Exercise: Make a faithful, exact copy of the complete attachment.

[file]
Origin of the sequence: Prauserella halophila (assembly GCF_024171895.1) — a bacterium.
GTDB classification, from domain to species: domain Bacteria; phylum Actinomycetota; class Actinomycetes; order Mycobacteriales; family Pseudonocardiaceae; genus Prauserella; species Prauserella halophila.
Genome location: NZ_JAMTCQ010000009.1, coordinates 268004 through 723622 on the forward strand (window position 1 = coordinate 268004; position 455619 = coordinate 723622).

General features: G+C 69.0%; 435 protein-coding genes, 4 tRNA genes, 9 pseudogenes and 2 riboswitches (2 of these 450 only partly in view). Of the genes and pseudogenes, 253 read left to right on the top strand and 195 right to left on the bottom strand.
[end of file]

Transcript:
Origin of the sequence: Prauserella halophila (assembly GCF_024171895.1) — a bacterium.
GTDB classification, from domain to species: domain Bacteria; phylum Actinomycetota; class Actinomycetes; order Mycobacteriales; family Pseudonocardiaceae; genus Prauserella; species Prauserella halophila.
Genome location: NZ_JAMTCQ010000009.1, coordinates 268004 through 723622 on the forward strand (window position 1 = coordinate 268004; position 455619 = coordinate 723622).

General features: G+C 69.0%; 435 protein-coding genes, 4 tRNA genes, 9 pseudogenes and 2 riboswitches (2 of these 450 only partly in view). Of the genes and pseudogenes, 253 read left to right on the top strand and 195 right to left on the bottom strand.